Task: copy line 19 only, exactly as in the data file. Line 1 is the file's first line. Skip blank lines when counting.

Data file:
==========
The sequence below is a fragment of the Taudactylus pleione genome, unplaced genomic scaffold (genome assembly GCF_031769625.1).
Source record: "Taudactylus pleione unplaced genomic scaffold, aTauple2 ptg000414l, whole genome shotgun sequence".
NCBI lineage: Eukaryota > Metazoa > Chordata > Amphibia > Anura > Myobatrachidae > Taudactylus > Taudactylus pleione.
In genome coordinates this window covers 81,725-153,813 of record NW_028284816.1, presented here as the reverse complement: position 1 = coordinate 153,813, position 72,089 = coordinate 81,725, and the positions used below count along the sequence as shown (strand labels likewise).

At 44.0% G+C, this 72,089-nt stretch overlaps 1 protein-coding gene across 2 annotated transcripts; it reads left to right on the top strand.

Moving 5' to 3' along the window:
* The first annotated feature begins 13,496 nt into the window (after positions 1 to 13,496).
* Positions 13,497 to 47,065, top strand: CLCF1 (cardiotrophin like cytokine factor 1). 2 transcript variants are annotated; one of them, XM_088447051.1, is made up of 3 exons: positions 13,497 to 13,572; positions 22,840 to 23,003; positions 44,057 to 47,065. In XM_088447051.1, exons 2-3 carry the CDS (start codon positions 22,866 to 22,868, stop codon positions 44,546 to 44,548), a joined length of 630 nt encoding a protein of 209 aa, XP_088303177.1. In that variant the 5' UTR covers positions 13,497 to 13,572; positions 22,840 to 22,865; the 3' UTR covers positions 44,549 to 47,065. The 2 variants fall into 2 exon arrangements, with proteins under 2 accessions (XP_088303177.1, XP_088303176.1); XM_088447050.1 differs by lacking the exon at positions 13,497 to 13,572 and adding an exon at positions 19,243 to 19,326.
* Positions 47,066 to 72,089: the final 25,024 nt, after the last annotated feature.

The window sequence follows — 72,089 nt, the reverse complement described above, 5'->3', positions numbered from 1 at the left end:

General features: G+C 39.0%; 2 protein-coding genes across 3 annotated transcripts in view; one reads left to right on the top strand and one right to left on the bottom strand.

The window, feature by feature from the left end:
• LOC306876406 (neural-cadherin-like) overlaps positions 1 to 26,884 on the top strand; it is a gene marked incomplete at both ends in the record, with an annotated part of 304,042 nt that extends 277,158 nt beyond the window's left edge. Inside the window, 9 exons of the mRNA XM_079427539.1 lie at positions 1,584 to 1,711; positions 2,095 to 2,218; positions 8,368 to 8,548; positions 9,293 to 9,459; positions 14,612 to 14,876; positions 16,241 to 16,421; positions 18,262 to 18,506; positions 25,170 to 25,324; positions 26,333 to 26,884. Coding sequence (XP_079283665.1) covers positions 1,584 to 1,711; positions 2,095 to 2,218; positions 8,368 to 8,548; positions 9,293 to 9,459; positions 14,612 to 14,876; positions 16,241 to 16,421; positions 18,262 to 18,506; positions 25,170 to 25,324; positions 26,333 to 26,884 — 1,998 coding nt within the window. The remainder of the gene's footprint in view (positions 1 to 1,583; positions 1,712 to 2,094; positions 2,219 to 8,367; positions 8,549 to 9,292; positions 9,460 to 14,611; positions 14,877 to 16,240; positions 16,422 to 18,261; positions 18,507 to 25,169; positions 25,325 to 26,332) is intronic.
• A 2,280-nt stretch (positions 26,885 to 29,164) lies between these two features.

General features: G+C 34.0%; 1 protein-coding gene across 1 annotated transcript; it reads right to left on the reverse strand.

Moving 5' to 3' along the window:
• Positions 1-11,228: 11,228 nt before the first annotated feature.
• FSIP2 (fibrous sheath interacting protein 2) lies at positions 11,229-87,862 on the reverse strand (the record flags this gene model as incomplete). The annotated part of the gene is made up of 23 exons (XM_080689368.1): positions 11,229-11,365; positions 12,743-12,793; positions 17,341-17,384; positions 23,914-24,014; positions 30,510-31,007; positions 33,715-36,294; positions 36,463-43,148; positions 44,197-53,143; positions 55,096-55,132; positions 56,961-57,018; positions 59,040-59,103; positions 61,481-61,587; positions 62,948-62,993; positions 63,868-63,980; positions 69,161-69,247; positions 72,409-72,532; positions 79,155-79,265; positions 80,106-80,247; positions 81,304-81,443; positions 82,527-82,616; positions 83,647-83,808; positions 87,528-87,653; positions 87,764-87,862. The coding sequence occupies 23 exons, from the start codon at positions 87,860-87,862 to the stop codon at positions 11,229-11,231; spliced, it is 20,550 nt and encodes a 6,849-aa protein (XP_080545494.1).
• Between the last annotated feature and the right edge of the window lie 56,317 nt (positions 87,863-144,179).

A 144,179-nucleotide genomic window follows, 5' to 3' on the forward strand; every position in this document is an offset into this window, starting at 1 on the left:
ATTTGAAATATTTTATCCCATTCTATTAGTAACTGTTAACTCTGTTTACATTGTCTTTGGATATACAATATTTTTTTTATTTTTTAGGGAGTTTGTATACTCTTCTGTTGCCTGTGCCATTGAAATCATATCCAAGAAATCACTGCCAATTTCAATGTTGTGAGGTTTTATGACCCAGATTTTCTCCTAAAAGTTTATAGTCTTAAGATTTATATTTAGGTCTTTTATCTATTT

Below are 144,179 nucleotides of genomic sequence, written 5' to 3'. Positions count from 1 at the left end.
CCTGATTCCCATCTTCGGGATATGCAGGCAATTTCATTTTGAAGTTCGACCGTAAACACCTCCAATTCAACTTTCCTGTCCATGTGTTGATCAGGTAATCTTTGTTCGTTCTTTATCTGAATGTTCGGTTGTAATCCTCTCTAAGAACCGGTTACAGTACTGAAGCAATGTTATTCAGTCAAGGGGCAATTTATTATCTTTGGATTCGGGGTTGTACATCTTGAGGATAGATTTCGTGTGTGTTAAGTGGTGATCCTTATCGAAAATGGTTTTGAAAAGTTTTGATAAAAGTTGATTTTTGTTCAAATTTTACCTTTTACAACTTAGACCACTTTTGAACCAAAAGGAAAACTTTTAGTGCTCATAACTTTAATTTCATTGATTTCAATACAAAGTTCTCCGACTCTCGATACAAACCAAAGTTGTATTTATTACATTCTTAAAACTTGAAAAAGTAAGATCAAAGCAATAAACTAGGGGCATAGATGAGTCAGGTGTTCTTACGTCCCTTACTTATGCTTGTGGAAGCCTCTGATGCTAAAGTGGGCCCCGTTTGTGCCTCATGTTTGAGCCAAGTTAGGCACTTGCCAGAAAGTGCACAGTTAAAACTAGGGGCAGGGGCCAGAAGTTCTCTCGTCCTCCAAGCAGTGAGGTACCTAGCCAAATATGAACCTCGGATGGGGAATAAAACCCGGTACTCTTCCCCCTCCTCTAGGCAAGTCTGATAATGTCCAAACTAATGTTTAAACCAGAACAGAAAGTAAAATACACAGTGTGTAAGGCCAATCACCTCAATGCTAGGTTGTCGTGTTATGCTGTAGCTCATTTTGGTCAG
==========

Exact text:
• Between the last annotated feature and the right edge of the window lie 56,317 nt (positions 87,863-144,179).